According to Polyhobbies, the Canadian city of Edmonton is located east of the Rocky Mountains in the province of Alberta. Edmonton’s skyline rivals that of other major Canadian cities such as Vancouver and Montreal. It is therefore difficult to imagine that a few centuries ago mainly Indians lived here in a austere way. Since the nineteenth century, the place has developed rapidly. Thanks in particular to the construction of the Canadian Pacific Railway, this has accelerated. This gave trade much more opportunities, so that the once small ‘cowtown’ slowly grew into a thriving city. Much of this ancient culture is still preserved today. Festivals like the Edmonton Stampede help with this. But open-air museums such as Heritage Park Historical Village also make a significant contribution. The inner city of Edmonton consists of a number of large neighborhoods, each with its own character. Downtown West End, Downtown East Village, Downtown Commercial Core are filled with modern high rises housing offices, shops, historic buildings on Stephen Avenue and other entrepreneurs big and small. In Chinatown you will find mainly Asian entrepreneurs with their own shops, restaurants and cultural establishments. And in the northern Eau Claire neighborhood you will find mostly specialty shops, fine restaurants and the ever-beloved Eau Claire Park and Prince’s Island Park on the Bow River. As a multicultural city, Edmonton is nicely varied in terms of cuisine, art, and its inhabitants. Something that certainly benefits the atmosphere of the city.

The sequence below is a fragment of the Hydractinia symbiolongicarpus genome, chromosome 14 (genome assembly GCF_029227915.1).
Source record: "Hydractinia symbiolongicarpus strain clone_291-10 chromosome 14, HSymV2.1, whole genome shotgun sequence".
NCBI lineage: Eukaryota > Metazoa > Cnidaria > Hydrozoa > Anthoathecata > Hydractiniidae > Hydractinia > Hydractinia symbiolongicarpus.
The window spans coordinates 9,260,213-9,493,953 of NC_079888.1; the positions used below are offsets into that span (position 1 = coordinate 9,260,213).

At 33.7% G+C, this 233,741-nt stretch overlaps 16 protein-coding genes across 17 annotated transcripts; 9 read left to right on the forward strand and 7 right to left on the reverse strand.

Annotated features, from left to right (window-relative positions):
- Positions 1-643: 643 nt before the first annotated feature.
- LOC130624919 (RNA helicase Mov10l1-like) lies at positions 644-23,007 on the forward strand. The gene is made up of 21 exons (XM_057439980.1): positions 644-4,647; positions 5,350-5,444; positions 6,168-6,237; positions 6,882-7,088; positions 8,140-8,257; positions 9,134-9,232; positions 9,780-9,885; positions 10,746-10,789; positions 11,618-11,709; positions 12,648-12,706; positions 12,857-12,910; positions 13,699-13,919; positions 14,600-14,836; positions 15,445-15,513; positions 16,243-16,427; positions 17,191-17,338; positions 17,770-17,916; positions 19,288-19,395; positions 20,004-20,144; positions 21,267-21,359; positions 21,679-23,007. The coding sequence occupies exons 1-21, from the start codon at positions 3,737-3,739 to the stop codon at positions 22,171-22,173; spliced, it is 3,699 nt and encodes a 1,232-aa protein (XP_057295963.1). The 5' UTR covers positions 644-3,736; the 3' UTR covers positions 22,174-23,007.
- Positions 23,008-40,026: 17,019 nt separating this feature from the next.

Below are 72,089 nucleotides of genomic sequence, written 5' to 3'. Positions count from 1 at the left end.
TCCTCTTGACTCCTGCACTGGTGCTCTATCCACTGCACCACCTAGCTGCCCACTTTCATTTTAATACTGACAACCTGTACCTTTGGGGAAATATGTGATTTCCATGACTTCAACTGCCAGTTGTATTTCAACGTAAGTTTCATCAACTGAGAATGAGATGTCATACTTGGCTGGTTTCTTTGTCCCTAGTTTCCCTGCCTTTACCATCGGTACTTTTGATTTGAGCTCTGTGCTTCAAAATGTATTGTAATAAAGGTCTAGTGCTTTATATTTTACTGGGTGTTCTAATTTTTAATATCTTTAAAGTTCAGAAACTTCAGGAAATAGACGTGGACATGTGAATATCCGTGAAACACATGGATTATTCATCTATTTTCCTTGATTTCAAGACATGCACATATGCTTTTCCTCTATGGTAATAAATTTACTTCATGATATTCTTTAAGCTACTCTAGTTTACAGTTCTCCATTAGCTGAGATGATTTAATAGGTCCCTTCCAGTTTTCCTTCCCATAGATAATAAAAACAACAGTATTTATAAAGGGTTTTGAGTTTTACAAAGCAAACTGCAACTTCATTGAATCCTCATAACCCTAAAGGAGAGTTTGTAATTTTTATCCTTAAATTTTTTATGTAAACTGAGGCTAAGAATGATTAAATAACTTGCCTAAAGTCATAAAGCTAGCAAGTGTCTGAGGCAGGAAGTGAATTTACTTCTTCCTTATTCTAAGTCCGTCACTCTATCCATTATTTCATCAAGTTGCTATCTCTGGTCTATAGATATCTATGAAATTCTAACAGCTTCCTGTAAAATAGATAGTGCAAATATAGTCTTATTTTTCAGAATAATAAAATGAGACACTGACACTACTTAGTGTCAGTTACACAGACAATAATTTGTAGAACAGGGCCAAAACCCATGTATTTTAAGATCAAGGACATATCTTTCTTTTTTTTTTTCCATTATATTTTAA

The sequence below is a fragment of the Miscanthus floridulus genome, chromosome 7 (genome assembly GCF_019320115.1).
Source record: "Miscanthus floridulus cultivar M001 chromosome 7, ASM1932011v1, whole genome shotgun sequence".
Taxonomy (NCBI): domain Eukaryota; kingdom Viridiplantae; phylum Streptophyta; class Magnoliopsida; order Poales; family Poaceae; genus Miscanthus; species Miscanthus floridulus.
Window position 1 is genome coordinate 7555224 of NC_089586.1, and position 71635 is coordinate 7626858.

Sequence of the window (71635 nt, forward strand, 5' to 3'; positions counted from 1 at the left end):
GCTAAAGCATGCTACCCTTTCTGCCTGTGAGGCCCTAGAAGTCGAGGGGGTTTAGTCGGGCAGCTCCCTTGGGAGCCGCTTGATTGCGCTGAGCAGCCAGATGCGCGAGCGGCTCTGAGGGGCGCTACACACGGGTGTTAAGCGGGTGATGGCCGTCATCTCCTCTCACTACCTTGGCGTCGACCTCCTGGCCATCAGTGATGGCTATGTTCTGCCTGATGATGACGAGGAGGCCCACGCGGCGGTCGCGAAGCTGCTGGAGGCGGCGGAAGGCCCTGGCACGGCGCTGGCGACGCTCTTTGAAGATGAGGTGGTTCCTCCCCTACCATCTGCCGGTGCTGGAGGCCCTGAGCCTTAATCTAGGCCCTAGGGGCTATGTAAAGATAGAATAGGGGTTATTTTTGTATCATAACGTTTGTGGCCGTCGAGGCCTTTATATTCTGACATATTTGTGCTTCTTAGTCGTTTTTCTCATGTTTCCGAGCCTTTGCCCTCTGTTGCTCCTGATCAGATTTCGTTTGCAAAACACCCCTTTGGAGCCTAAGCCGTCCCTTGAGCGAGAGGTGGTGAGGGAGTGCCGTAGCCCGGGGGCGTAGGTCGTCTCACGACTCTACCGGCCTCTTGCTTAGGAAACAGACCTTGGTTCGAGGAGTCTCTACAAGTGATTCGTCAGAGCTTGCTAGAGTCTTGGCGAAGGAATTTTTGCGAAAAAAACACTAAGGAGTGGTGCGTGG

Edmonton ‘s Top 10 Things to Do
#1. West Edmonton Mall
Canada’s capital is home to one of the largest shopping centers in North America. The West Edmonton Mall has more than eight hundred stores with a variety of merchandise. Edmonton’s indoor, three-story shopping center opened in September 1981 and has been expanded several times since. Today, the West Edmonton Mall is much more than a shopping center. In addition to shopping, you can also go to the casino, the water park, go ice skating, go to the theater, spend the night in one of the hotels or spend a day at the Galaxyland theme park. Apparently West Edmonton Mall is a jack of all trades.
#2. Elk Island National Park
East of Edmonton is Elk Island National Park. This not too large nature park is popular for the many bison that reside there, the grasslands and the wooded area. In addition, Elk Island is frequently visited by two hundred and fifty different bird species, moose, beavers and coyotes. Elk Island National Park is ideal for varied hiking trips, for climbing, canoeing, and camping in the great outdoors. You can have a picnic in various places, but preferably at the beautiful Astotin Lake.
#3. Fort Edmonton Park
Not far from the North Saskatchewan River is Fort Edmonton Park. Many tourists visit the park to get a good idea of the history of Canada and in particular the Edmonton region. Its history goes back about a hundred years. You can take a look at the fortress, visit a farm, have your picture taken with one of the costumed employees or be transported by an old-fashioned steam train from 1919 or by carriage.
#4. Royal Alberta Museum